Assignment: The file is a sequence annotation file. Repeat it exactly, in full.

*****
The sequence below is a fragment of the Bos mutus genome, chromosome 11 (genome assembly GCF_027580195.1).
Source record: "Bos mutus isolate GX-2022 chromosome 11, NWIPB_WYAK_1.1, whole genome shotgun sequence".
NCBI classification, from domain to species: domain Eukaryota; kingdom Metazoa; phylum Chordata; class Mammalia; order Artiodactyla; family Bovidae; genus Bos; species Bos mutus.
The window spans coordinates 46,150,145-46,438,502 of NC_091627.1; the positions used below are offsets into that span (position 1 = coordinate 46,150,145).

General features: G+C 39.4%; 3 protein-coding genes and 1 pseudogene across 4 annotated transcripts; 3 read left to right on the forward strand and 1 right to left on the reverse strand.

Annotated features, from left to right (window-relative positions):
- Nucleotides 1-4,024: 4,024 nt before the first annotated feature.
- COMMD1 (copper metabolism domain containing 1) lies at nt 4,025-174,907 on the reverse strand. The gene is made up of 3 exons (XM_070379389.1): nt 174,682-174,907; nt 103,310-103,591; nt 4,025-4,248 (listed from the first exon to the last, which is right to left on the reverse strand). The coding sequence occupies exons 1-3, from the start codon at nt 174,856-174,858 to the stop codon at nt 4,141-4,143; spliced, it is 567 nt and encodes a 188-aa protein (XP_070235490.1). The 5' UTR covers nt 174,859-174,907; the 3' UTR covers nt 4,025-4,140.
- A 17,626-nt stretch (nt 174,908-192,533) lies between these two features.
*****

The sequence below is a fragment of the Bos mutus genome, chromosome 11 (genome assembly GCF_027580195.1).
Source record: "Bos mutus isolate GX-2022 chromosome 11, NWIPB_WYAK_1.1, whole genome shotgun sequence".
NCBI classification, from domain to species: domain Eukaryota; kingdom Metazoa; phylum Chordata; class Mammalia; order Artiodactyla; family Bovidae; genus Bos; species Bos mutus.
The window spans coordinates 46,150,145-46,438,502 of NC_091627.1; the positions used below are offsets into that span (position 1 = coordinate 46,150,145).

General features: G+C 39.4%; 3 protein-coding genes and 1 pseudogene across 4 annotated transcripts; 3 read left to right on the forward strand and 1 right to left on the reverse strand.

Annotated features, from left to right (window-relative positions):
- Nucleotides 1-4,024: 4,024 nt before the first annotated feature.
- COMMD1 (copper metabolism domain containing 1) lies at nt 4,025-174,907 on the reverse strand. The gene is made up of 3 exons (XM_070379389.1): nt 174,682-174,907; nt 103,310-103,591; nt 4,025-4,248 (listed from the first exon to the last, which is right to left on the reverse strand). The coding sequence occupies exons 1-3, from the start codon at nt 174,856-174,858 to the stop codon at nt 4,141-4,143; spliced, it is 567 nt and encodes a 188-aa protein (XP_070235490.1). The 5' UTR covers nt 174,859-174,907; the 3' UTR covers nt 4,025-4,140.
- A 17,626-nt stretch (nt 174,908-192,533) lies between these two features.